Top Ways To Get Retirement Right

Top 3 Ways to Get Retirement Right

Updated on Nov 02 2018

Successful retirements take years of financial planning and saving diligence. Far too many people make bad choices when it comes to retirement. Here are three ways you can help set yourself up for a successful financial future.

According to a study by David Blanchett, head of retirement research at Morningstar Investment Management, a handful of decisions can make the difference between saving enough for a long retirement — or being in financial trouble in your latter years. He notes:

“Knowing when we plan to retire helps determine how much money we need to save and our standard of living in the meantime. Unfortunately, our retirement plans are often wrong, and that can wreak havoc on our finances.”

In his whitepaper, “The Retirement Mirage” Blanchett discusses that choosing when to retire is one of the single most “important financial decisions we make in our lives.” Basically, Americans need to be more informed and make better decisions for retirement planning as many of the built-in workplace retirement options, such as pensions, are not available today and retirement planning is largely an individual effort.

Here are three key moves that can lead to a better retirement outcome:

Retirement Planning Moves That Set You Up for Success

1. Retire Later

Americans are retiring early for any number of reasons, including health decline and caregiving responsibilities. It’s important to be cognizant of the fact that an early retirement can impair long-term retirement prosperity and success. In fact, one important financial principle is the knowledge that increasing saving over time will build a bigger nest egg.

“Despite our intentions,” Blanchett notes, “many Americans retire earlier than planned. For example, someone who expects to retire at 65 may be more likely to actually retire at 63. This happens for a variety of reasons—including health issues and job changes—but the impact can be severe: fewer years of saving combined with a greater need in retirement.”

Retirement age has a lasting impact on our ability to have a comfortable retirement. Blanchett discusses how there are not only financial, but also emotional implications. “Less obviously, retirement shapes our pre-retirement behavior long in advance of retirement itself,” he notes. It makes sense; you can enjoy your retirement more if you have more funds to spend on living an entertainment in your golden years.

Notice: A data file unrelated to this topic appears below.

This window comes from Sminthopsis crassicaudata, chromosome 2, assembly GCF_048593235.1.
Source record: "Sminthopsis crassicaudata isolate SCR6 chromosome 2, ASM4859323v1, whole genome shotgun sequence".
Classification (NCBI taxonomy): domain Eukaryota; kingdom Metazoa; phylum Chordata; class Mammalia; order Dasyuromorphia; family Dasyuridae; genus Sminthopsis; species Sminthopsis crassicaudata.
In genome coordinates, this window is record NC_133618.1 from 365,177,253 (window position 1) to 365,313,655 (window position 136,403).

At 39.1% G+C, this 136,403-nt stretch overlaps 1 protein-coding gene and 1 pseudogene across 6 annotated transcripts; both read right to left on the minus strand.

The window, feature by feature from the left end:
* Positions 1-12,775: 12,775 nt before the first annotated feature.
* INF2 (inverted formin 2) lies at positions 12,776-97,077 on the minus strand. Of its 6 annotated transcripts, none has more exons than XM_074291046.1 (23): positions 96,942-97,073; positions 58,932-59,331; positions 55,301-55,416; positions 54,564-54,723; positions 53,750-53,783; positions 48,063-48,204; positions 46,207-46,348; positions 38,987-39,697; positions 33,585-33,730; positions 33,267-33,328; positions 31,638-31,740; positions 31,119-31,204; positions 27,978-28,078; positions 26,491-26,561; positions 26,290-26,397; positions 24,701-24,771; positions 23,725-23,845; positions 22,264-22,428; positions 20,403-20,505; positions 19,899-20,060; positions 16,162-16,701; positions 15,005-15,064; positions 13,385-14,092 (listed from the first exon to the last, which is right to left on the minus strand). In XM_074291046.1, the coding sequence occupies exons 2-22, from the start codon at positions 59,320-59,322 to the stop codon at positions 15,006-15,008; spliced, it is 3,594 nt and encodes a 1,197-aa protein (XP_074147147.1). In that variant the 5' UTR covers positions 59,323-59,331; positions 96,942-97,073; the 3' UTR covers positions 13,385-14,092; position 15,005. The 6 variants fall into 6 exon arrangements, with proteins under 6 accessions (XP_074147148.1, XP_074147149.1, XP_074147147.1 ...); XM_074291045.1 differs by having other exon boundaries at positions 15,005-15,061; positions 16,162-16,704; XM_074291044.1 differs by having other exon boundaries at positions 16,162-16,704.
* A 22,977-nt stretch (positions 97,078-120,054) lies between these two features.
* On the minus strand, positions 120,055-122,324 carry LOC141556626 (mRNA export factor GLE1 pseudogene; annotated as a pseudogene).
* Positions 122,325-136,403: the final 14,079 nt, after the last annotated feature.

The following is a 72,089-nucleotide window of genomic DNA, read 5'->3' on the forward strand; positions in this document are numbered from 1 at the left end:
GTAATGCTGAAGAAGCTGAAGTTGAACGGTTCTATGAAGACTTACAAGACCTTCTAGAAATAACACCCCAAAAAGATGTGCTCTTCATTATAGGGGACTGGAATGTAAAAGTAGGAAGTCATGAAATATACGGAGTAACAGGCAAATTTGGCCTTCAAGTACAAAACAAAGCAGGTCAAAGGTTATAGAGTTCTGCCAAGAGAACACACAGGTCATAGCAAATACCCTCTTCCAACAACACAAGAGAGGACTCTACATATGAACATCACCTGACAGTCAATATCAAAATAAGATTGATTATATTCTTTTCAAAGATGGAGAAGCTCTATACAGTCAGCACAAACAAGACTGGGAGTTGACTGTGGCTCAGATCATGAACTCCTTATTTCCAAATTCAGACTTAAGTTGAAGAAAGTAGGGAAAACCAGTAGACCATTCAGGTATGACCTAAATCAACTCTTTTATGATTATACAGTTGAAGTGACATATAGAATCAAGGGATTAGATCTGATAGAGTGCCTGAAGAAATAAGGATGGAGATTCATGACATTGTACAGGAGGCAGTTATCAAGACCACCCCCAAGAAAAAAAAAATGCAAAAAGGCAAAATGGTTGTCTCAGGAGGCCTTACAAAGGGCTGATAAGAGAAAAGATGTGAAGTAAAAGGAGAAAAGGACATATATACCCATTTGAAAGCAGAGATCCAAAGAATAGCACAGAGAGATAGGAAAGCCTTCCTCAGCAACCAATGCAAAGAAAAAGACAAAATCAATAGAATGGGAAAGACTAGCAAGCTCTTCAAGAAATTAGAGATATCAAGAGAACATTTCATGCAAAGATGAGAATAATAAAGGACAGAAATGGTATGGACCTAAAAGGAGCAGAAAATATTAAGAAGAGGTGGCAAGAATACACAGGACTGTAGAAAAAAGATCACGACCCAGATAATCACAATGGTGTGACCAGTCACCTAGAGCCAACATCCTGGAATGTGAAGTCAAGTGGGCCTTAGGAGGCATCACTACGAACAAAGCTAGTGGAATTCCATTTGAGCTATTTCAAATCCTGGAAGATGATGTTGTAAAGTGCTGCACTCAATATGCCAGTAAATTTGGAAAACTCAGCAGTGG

2. Save More

Compound interest on larger amounts over time reap more savings, bottom line. The concept is simple; saving more over a longer period of time sets you up for more financial success.

Ramp up your retirement plan contributions to get more savings as retirement approaches. Many Americans gradually increase retirement contributions from 6 and 10 percent to 20 percent of their income.

Fortunately, if you’re over 50, you can save an additional $6,000 annually as a “catch-up” contribution to your 401(k), 403(b) or 457 plan. That’s in addition to the $18,500 yearly maximum you can sock away.

Another idea is to invest in a small group of index mutual funds that cover global stocks and bonds through your retirement plan. If you don’t want to bother with picking individual funds, you can invest in pre-set portfolios called ‘target date’ portfolios.

There are also guaranteed annuities, individual retirement accounts and other vehicles outside of your employer-sponsored plans. Just make sure your overall portfolio risk is appropriate for your age and profession. An expert financial advisor can help your make educated investment decisions for your unique financial situation. Blanchett discusses:

“Buying guaranteed income when appropriate, derisking investment portfolios, working in retirement, and a host of other factors still apply. But they should not distract individuals and their advisors from setting aside enough income throughout their working lives to reach their retirement goals.”

3. Plan Ahead

Like anything, planning is key for success.

Use online tools to see how much you should be saving. A helpful free tool is ES Planner Basic to help you do the math to get ballpark estimates for your investment time horizon. Blanchett discusses:

“Retirement-planning tools can help people estimate the likelihood of reaching their desired retirement income. Based on information such as current salary, accumulated savings, savings rate, years to retirement and projected investment returns, these tools can simply and powerfully illustrate the levers that investors can pull to help improve their chances of retirement success.”

Financial planning, goal setting and strategic saving with portfolio management are all important steps you can take to secure a successful retirement. Connect with an expert financial advisor or fiduciary to get started today.

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